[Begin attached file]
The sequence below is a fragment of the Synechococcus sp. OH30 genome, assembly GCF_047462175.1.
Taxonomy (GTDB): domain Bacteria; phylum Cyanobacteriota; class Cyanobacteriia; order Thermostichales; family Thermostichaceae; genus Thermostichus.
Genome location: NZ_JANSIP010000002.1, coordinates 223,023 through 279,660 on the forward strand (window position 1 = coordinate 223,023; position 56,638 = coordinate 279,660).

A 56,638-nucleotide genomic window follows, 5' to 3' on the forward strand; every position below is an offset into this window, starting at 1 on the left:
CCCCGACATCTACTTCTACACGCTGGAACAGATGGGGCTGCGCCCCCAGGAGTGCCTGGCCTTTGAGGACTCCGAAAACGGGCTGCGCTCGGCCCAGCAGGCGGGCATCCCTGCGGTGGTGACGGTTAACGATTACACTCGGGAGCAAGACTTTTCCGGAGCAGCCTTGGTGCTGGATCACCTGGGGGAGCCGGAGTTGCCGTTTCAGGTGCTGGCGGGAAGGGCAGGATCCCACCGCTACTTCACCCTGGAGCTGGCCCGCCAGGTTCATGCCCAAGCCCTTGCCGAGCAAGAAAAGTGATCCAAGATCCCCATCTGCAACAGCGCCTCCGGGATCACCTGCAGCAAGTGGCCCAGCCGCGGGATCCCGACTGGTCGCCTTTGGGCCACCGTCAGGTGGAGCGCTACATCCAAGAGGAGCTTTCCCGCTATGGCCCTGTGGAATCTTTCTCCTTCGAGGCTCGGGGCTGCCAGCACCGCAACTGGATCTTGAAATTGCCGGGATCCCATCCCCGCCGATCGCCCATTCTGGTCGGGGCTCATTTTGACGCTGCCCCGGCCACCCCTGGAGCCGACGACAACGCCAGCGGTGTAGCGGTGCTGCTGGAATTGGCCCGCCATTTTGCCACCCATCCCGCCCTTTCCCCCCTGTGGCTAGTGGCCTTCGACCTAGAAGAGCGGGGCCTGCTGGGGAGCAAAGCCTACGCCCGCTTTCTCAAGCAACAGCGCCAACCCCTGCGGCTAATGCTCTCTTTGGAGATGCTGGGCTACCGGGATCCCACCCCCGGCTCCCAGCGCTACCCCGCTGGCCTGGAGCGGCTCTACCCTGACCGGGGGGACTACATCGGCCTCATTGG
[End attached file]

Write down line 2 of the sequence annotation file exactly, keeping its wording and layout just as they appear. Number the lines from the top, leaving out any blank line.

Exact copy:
Taxonomy (GTDB): domain Bacteria; phylum Cyanobacteriota; class Cyanobacteriia; order Thermostichales; family Thermostichaceae; genus Thermostichus.